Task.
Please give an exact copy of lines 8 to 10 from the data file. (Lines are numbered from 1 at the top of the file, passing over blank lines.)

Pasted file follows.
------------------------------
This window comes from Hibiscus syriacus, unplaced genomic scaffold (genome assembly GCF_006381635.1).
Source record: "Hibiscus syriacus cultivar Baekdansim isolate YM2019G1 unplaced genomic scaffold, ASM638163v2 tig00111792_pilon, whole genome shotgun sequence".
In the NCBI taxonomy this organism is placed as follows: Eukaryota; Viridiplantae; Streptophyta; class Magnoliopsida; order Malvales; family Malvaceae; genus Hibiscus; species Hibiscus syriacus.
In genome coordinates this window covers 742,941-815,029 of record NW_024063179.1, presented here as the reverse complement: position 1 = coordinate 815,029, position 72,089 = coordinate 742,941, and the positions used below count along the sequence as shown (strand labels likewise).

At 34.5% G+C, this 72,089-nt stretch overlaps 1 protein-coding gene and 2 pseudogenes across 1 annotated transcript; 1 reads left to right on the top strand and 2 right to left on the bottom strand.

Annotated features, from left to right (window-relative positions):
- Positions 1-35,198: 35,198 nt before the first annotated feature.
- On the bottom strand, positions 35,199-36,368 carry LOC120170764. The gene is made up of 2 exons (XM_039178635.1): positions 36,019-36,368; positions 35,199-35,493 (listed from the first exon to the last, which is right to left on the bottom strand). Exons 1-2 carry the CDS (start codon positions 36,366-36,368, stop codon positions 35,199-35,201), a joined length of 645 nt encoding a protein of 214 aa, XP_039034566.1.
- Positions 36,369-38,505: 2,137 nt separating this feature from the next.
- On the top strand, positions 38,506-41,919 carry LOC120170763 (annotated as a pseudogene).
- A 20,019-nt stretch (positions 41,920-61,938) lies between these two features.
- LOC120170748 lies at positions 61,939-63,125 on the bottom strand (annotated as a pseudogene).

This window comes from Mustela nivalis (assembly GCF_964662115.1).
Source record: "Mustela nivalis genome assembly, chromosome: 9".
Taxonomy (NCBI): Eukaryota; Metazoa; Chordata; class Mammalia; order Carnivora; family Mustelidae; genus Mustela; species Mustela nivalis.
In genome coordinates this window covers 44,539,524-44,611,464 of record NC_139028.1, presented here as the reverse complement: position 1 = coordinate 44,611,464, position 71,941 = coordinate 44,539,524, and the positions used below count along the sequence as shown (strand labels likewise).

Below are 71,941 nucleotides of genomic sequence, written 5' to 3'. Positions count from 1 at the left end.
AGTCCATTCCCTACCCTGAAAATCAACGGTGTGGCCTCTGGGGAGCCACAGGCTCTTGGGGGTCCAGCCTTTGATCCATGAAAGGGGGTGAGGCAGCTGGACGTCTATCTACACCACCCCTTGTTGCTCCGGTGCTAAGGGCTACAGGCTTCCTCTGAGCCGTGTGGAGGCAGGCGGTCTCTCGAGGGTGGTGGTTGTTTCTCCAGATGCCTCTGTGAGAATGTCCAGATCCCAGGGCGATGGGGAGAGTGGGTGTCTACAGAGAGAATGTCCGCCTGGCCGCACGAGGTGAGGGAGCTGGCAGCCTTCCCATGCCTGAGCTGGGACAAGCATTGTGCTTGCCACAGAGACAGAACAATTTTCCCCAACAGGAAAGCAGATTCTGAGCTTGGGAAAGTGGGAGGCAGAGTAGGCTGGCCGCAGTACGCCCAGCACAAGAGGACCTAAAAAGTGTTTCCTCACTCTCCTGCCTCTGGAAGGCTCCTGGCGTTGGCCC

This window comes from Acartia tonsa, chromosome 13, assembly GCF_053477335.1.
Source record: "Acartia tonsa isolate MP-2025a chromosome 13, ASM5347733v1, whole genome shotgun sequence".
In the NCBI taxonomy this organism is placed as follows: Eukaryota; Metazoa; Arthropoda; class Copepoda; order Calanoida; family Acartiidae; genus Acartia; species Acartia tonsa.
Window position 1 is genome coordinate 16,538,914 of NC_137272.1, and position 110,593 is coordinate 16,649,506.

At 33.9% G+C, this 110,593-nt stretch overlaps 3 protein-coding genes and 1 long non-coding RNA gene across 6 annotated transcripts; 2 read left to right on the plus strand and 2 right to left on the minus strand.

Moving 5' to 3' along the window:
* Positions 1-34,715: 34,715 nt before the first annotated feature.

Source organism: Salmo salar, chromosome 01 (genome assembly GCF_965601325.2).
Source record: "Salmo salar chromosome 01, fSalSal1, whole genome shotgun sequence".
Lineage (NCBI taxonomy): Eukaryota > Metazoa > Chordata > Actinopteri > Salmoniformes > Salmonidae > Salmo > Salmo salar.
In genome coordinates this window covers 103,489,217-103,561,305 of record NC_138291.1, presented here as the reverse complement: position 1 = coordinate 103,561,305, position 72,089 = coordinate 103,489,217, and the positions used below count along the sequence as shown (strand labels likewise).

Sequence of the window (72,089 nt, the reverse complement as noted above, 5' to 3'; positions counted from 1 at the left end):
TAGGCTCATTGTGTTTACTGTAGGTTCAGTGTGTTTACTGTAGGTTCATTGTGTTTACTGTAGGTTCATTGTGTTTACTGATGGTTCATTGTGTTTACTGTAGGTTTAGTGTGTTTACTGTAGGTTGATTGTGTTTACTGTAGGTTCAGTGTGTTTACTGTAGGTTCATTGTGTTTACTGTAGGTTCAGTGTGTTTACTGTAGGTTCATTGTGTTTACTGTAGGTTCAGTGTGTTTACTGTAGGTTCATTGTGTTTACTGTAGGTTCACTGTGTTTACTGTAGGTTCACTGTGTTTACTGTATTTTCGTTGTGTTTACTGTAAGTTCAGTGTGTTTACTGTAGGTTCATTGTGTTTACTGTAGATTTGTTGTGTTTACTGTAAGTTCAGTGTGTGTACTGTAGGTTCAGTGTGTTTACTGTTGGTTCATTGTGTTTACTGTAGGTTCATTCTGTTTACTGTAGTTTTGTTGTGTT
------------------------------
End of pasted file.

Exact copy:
- On the bottom strand, positions 35,199-36,368 carry LOC120170764. The gene is made up of 2 exons (XM_039178635.1): positions 36,019-36,368; positions 35,199-35,493 (listed from the first exon to the last, which is right to left on the bottom strand). Exons 1-2 carry the CDS (start codon positions 36,366-36,368, stop codon positions 35,199-35,201), a joined length of 645 nt encoding a protein of 214 aa, XP_039034566.1.
- Positions 36,369-38,505: 2,137 nt separating this feature from the next.
- On the top strand, positions 38,506-41,919 carry LOC120170763 (annotated as a pseudogene).